PNAS: Childhood leukemias forged by different evolutionary forces than in older adults
University of Colorado Anschutz Medical Campus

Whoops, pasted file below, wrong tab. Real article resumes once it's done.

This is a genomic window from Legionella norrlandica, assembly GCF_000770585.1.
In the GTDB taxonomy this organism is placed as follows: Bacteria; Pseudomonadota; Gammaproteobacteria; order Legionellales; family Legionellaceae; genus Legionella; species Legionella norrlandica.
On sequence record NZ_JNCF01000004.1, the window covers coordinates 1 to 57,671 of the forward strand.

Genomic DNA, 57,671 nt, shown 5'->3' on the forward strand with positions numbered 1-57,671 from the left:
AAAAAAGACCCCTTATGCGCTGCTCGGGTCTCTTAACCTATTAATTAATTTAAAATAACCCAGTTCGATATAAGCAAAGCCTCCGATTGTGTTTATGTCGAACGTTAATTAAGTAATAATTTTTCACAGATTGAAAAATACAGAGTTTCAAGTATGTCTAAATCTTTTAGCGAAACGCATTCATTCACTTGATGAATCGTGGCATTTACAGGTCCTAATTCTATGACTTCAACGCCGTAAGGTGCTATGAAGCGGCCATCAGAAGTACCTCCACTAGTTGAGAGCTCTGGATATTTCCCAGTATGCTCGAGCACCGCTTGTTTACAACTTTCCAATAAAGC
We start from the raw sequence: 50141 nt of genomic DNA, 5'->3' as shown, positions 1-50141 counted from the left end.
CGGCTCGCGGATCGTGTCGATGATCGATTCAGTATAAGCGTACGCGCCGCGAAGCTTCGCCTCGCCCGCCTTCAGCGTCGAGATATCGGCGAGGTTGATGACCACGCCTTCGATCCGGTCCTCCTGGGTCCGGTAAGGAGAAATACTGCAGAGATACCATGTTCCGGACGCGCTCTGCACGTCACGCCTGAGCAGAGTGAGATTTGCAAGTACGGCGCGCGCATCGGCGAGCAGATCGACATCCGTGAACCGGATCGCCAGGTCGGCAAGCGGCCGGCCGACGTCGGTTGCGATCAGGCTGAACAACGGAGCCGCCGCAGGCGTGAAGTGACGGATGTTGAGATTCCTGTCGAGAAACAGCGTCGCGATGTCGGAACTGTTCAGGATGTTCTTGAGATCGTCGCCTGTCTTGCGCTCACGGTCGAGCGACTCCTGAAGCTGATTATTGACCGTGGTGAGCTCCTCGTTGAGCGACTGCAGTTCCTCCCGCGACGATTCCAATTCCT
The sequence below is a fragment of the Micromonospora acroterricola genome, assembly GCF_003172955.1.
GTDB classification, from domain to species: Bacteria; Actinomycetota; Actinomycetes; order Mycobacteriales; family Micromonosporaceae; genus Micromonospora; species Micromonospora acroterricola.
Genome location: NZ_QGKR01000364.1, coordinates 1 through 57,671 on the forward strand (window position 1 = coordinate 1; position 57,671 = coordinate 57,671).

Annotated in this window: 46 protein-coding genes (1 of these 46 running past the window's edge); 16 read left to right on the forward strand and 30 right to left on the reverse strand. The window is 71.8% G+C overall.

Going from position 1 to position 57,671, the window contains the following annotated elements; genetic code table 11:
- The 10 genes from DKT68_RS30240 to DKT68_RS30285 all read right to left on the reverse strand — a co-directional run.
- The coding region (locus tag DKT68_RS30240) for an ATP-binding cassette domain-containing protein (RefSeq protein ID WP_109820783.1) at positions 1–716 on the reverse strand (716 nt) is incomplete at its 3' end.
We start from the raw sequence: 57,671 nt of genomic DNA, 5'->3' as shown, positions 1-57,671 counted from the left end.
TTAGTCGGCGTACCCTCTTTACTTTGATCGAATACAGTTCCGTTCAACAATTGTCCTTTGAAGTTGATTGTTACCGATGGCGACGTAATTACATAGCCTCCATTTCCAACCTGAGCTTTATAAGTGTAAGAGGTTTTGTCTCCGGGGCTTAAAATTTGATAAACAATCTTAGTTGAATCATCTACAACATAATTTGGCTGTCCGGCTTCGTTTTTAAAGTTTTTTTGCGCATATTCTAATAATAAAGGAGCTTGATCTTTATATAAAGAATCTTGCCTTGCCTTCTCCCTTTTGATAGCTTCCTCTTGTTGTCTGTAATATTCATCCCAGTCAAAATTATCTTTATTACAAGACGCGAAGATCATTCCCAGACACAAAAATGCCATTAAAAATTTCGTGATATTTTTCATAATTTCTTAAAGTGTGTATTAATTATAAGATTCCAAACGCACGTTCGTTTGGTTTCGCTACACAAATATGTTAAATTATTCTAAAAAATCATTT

Andrii Rozhok, Jennifer Salstrom and James DeGregori provide evidence that the evolutionary force of genetic drift contributes to the ability of cancerous cells to overtake populations of healthy cells in young children. In fact, they discovered two factors that influence the development of early-life leukemia: the small HSC pool size at birth and the high rate of cell division necessary for body growth early in life. Drift is the role of chance - the possibility that despite being less fit, an animal, organism or blood stem cell with cancer-causing mutation will survive to shift the genetic makeup of the population. In small stem cell pools, such as for HSC pools very early in life, drift (chance) becomes much more important as a lucky genotype may end up with a larger share of the total HSC pool than warranted by its fitness status. Thus this paper shows that in early life, leukemias are driven by mutation and drift whereas in later life, leukemias are driven by mutation and selection.